Mayor Pamela Goynes-Brown

Mayor Pamela Goynes-Brown

Mayor | City of North Las Vegas

Mayor Pamela Goynes-Brown, a North Las Vegas resident since 1964, is the first African-American elected to represent the City of North Las Vegas as Mayor. She previously was the first African-American woman to represent Ward 2 and was the first African American woman to serve as North Las Vegas Mayor Pro-Tempore. Goynes-Brown is a retired assistant principal in the Clark County School District, where she dedicated 35 years to education in Southern Nevada. She holds a master’s degree from NOVA Southeastern University in elementary education, with an endorsement in educational leadership. She also holds a bachelor’s degree in music education from Prairie View A&M University, where she graduated Magna Cum Laude. Over her years of service, Goynes-Brown has received numerous award and recognitions, including “Woman of the Year” from Zeta Phi Beta Sorority Inc. for her dedication and support to the Las Vegas community, “Women in Business and Politics” from the Urban Chamber of Commerce, “Women’s Equality” by the Women's Democratic Club, Who's Who among Students in American Universities and Colleges and the Ella Cullins Weaver Award. Goynes-Brown is a member of Delta Sigma Theta Sorority, Inc., Tau Beta Sigma Band Sorority and Mu Alpha Sigma Music Honor Society and has been a member of the National Association of School Administrators, Clark County Educational Professionals Association, Clark County Association of Schools Administrators and Professional Technical Employees. She is married to Romero and has two children, Bobby R. Owens, III and Michael A. Owens. In her spare time, she enjoys spending time with her family, reading, traveling, fishing, playing bingo, and watching and participating in various sports.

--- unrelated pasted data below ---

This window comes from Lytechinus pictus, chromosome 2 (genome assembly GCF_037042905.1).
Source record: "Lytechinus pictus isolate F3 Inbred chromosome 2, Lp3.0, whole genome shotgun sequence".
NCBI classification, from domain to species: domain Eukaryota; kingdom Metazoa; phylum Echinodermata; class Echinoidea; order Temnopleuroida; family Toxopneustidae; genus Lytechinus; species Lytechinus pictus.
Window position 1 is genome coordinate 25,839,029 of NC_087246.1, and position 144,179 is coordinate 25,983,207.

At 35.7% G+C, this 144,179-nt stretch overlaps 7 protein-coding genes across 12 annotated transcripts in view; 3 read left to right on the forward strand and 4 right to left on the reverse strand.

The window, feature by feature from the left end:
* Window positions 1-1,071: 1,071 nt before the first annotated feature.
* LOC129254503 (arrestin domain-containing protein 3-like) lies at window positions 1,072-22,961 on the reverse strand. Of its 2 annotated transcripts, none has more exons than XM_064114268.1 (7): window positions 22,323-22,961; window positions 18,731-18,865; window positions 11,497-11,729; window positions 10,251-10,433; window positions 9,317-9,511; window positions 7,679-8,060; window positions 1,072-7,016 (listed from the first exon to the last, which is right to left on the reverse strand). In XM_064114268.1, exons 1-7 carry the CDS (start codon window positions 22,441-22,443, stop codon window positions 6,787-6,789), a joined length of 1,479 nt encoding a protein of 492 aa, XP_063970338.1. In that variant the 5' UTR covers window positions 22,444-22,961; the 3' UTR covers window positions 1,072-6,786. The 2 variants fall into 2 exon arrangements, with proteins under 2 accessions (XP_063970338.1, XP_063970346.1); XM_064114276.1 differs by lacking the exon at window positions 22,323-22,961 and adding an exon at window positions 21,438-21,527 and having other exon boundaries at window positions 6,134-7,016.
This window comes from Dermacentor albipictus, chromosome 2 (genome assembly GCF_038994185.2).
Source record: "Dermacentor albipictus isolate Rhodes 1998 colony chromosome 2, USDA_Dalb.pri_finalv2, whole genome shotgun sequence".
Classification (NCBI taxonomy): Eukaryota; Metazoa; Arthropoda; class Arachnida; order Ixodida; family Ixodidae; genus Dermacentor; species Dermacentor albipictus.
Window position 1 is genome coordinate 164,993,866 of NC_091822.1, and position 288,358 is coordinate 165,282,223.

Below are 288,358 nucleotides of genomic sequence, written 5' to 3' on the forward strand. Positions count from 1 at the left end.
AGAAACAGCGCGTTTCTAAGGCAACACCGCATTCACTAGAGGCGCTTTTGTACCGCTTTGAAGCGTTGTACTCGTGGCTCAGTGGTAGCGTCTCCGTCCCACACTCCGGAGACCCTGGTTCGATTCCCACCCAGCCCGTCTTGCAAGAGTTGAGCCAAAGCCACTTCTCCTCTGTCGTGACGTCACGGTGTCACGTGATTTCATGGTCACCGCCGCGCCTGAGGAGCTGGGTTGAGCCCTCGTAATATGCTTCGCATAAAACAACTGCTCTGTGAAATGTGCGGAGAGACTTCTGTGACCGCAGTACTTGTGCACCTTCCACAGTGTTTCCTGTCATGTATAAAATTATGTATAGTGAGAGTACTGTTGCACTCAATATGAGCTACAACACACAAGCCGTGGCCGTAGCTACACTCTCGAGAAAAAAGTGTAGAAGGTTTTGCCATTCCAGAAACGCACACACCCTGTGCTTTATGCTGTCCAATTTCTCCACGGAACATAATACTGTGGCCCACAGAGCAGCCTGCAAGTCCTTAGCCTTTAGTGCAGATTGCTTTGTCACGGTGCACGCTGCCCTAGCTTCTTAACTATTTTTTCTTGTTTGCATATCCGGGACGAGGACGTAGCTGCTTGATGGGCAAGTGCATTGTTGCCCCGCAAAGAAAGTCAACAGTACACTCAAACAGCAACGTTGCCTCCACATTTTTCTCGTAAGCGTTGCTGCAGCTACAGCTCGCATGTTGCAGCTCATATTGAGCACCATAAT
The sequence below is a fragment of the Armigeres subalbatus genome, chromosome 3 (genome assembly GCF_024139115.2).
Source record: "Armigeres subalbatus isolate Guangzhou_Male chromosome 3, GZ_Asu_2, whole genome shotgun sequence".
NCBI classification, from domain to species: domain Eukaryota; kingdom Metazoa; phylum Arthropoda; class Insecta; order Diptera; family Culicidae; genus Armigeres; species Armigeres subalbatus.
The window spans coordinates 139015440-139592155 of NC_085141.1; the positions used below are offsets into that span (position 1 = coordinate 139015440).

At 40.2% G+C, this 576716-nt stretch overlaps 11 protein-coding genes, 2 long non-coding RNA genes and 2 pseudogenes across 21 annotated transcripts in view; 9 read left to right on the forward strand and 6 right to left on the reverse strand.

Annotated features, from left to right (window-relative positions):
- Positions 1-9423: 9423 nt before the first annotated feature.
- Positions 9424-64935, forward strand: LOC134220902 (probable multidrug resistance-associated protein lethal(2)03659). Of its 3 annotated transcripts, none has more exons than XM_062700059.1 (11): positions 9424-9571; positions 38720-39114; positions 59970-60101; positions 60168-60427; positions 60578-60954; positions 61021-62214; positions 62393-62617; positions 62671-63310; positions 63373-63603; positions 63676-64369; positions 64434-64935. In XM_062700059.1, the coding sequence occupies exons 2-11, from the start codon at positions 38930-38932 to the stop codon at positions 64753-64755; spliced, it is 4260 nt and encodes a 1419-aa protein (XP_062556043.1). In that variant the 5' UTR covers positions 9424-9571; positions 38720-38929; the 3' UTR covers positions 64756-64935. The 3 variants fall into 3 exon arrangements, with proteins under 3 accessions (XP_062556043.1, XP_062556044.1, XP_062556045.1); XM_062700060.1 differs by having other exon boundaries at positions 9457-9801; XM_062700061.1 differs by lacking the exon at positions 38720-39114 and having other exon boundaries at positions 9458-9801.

All Sessions by Mayor Pamela Goynes-Brown

Saturday June 17, 2023
11:00 am - 1:00 pm

Women of Influence: It’s Time We Thrive: Putting Black Women at the Center of the DEI Movement

Emperor I

Overview: Black women know firsthand the energy and toll it takes to navigate workplace toxicity, bias, and systemic inequities. Even when Black women achieve the pinnacle of traditionally defined “success,” we are still not thriving.  This workshop will teach its participants how to establish psychological safety and belonging in organizations that are not necessarily designed to support Black women.  The session will also offer proven strategies and practical tips on how to use your personal power and leadership abilities to influence culture shifts around equity in compensation, performance, and access to support/resources that will help advance their careers.

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